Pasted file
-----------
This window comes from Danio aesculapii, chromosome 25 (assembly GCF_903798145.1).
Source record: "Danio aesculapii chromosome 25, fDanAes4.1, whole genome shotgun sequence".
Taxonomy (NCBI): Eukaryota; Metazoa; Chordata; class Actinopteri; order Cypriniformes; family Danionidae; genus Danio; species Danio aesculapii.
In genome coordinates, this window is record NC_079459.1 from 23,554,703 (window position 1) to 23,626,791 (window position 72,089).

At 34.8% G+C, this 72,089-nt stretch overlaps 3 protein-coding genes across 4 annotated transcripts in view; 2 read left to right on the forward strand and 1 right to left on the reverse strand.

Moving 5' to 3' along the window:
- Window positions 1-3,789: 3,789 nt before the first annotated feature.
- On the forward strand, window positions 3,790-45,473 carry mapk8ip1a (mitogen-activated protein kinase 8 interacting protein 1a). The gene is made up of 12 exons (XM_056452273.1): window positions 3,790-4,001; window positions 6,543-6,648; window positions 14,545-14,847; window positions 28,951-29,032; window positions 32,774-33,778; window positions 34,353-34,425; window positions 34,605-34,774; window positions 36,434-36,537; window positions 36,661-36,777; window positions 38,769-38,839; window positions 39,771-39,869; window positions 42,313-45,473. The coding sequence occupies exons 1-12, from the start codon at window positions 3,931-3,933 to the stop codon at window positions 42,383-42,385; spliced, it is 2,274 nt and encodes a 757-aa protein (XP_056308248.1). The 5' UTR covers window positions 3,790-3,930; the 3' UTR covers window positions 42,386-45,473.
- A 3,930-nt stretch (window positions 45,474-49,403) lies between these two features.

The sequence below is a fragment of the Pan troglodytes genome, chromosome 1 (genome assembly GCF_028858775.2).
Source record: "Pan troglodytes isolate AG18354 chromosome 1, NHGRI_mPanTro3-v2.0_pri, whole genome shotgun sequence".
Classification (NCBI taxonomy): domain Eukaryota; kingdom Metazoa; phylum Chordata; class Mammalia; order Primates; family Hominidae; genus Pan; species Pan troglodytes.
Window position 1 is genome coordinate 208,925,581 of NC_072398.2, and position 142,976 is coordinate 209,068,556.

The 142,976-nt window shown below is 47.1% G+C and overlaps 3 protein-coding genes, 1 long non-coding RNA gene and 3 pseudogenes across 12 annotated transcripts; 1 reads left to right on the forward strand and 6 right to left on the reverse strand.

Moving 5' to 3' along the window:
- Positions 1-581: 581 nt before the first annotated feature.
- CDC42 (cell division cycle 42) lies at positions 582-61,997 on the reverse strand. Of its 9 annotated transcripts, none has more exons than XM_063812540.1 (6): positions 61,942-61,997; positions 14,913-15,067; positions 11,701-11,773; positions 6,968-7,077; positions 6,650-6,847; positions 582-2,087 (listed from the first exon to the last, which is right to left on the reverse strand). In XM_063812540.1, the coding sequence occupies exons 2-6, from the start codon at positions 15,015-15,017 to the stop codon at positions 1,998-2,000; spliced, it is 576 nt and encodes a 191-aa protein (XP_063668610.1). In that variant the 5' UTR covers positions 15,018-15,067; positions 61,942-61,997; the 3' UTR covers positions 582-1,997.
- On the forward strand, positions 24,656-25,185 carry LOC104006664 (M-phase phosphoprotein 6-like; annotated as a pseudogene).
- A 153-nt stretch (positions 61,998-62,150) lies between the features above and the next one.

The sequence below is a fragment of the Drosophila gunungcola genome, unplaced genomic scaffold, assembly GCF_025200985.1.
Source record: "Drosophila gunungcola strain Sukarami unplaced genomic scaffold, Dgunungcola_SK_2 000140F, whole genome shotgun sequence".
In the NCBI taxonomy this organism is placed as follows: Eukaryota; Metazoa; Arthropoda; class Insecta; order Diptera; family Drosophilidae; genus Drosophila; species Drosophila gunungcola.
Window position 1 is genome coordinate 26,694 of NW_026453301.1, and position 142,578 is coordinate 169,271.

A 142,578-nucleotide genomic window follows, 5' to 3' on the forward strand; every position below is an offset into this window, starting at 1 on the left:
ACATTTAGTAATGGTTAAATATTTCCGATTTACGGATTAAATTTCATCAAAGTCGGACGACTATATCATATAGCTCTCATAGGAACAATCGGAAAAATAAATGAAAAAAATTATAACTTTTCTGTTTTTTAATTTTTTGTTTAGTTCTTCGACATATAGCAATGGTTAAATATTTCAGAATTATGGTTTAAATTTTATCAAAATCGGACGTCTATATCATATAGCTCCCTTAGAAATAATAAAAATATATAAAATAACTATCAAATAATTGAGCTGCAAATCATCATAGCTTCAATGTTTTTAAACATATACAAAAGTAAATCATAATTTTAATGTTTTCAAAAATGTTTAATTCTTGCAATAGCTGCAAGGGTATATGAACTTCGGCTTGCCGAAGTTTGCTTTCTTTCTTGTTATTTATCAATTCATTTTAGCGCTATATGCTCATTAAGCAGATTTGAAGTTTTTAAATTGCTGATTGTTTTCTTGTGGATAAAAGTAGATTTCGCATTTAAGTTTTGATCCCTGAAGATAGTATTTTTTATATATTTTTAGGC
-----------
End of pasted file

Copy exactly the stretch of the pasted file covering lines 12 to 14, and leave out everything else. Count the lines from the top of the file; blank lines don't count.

Classification (NCBI taxonomy): domain Eukaryota; kingdom Metazoa; phylum Chordata; class Mammalia; order Primates; family Hominidae; genus Pan; species Pan troglodytes.
Window position 1 is genome coordinate 208,925,581 of NC_072398.2, and position 142,976 is coordinate 209,068,556.

The 142,976-nt window shown below is 47.1% G+C and overlaps 3 protein-coding genes, 1 long non-coding RNA gene and 3 pseudogenes across 12 annotated transcripts; 1 reads left to right on the forward strand and 6 right to left on the reverse strand.